The Sirius Stiletto portable receiver, which features Wi-Fi and 2GB of memory, has been taken down from Sirius authorized retailer TSS Radio’s Web site and has disappeared completely from Crutchfield’s site. A note on the TSS site says that Sirius has asked its retailers to suspend pre-orders of the device, though TSS expects availability by the end of this month or the beginning of next. Theories about the reason for the delay have been buzzing about the Net and include such possibilities as interference from the RIAA or pending certification from the FCC.
In the wake of a slew of iPod releases Tuesday, Microsoft announced details Thursday of its foray into the music player wars, the Zune. The first product to be released under the brand, the Zune player boasts a 30GB hard drive, its own online music service (Zune Marketplace), a 3-inch screen (a half inch larger than the iPod screen) and, perhaps its two biggest edges, Wi-Fi capability and an FM tuner. Not to be outdone in the diversity department, the player comes in black, white and brown. The player takes advantage of its wireless capability via Wireless Zune-to-Zune sharing, which allows
At Apple’s invitation-only “It’s Showtime!” conference on Tuesday in San Francisco, the company unveiled numerous new product enhancements, including new iPods, a new iTunes and a sneak peek at a major new home networking initiative to be launched early next year. Apple CEO Steve Jobs began by introducing updates to the iPod, iPod Nano and iPod Shuffle. The new video-compatible iPod has a 60 percent brighter screen, comes in 30GB and 80GB models which can last for 3.5 hours and 6.5 hours respectively (an improvement over the 2 hour limit of the previous generation). The new iPod also features gapless playback
Maisto International and Audiobahn have teamed up to create a toy that has an MP3 player hook-up built in. The new 1:10 scale Radio-Controlled Volkswagen Bus can be hooked up to any MP3 player and driven around while the tunes blast away. Since this is a collaboration with Audiobahn, they are providing one of their sound systems for the bus, albeit in a scaled-down version. Other features include working headlights, taillights, glowing engine and an actual working suspension system. The unit will be available exclusively at Target stores this holiday season.
Earlier this year, Neuros released a recording device that captures video from multiple sources onto a variety of memory card formats. Now SanDisk, no stranger to the memory card business, has announced their own device, the V-Mate, at the IFA show in Berlin. The V-Mate records video from such sources as broadcast television, cable, satellite, DVD, DVR and VHS onto SanDisk flash memory cards for playback on such devices as cell phones, PDAs, portable gaming devices, video music players or laptops. The device fits three-and-a-half hours of high quality video on each gigabyte of a variety of memory card formats, including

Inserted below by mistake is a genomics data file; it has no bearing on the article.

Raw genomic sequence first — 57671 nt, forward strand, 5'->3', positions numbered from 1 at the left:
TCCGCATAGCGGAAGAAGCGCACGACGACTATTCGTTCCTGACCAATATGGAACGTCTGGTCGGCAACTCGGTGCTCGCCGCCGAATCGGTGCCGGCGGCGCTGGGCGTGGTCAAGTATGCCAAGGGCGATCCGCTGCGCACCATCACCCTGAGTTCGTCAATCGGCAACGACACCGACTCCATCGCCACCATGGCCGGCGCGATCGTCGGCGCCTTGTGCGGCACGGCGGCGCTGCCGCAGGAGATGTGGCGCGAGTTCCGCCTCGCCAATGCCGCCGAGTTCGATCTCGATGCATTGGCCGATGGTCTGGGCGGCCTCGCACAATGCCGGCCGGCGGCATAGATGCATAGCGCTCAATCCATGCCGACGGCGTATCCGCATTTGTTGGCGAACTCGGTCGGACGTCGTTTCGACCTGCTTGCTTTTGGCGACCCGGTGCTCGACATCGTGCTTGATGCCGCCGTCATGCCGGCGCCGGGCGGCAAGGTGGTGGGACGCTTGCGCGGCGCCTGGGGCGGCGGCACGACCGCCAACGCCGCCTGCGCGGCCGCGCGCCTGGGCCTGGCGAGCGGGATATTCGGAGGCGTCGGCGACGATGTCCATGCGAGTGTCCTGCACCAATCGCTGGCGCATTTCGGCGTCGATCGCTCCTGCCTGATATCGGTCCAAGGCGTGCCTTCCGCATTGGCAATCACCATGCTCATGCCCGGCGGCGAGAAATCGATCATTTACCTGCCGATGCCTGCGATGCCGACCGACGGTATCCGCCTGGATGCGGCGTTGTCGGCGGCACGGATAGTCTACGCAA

In May, XM pulled three receivers from the marketplace when it was discovered that their FM modulators might not be in compliance with FCC regulations. On Friday, the FCC announced that the modulators were, in fact, in compliance with their standards and could be sold, issuing new grants of authority for each radio. XM will now resume production on the Audiovox Xpress, Delphi Roady XT and XM Sportscaster with an eye towards availability this holiday season.
SanDisk announced Monday the availability of the 8GB Sansa e280, the world’s largest capacity flash memory MP3 player. With a 2GB extension via SD memory card, the device can hold 10GB of music (roughly 2500 songs), the most storage currently available for this type of device. Simultaneously, SanDisk is lowering the price of its other e200 series players, making the price of their 2GB Sansa e250 model as low as $139.99. Eric Bone, director of audio/video product marketing at SanDisk, explains, “The most costly ingredient in a flash-based MP3 player is the flash memory. Since we make the flash memory, we
ABI’s latest report forecasts a slightly brighter future for online-delivered video thanks to such venues as portable media players. Says principal analyst Michael Wolf, “The percentage of Internet-delivered video viewed on a portable device will go from just 3% today to 16% by 2011.” Wolf explains the mechanism behind this growth, “As portable media hardware vendors such as Apple and Microsoft add networking connectivity to their products, and Sony moves away from UMD toward network-based video delivery for the PSP, more content will become portable as it becomes less dependant on the PC.” ABI also predicts an a rise in the
Tweeter Home Entertainment Group has become the first U.S. retailer to offer an iPod trade-in program by teaming with NextWorth Solutions, creators of the online “Great iPod Exchange.” Customers can now trade in their used iPods at Tweeter for a store credit to be based on the music player’s model and condition. Explains Jonathan Magasanik, vice president and general merchandise manager for Tweeter, “We accept a customer’s iPod in just about any condition, inspect it and award the customer credit on the spot.” To evaluate the iPod, Tweeter sales associates will use NextWorth’s iPod calculator, which also exists online at NextWorth’s
Sony took their first step into handheld WiFi Wednesday with the unveiling of the mylo, a “personal communicator” that works off of 802.11b networks. The device, whose moniker abbreviates “my life online,” is specially designed for functions that take advantage of a wireless network such as instant messaging, VoIP and Internet browsing. It comes preloaded with Google Talk, Skype and Yahoo! Messenger. It also uses an embedded HTML browser (instead of WAP) to optimize Web site display. All of this comes without a monthly charge. The drawback to not being on a service is relying on available WiFi to get a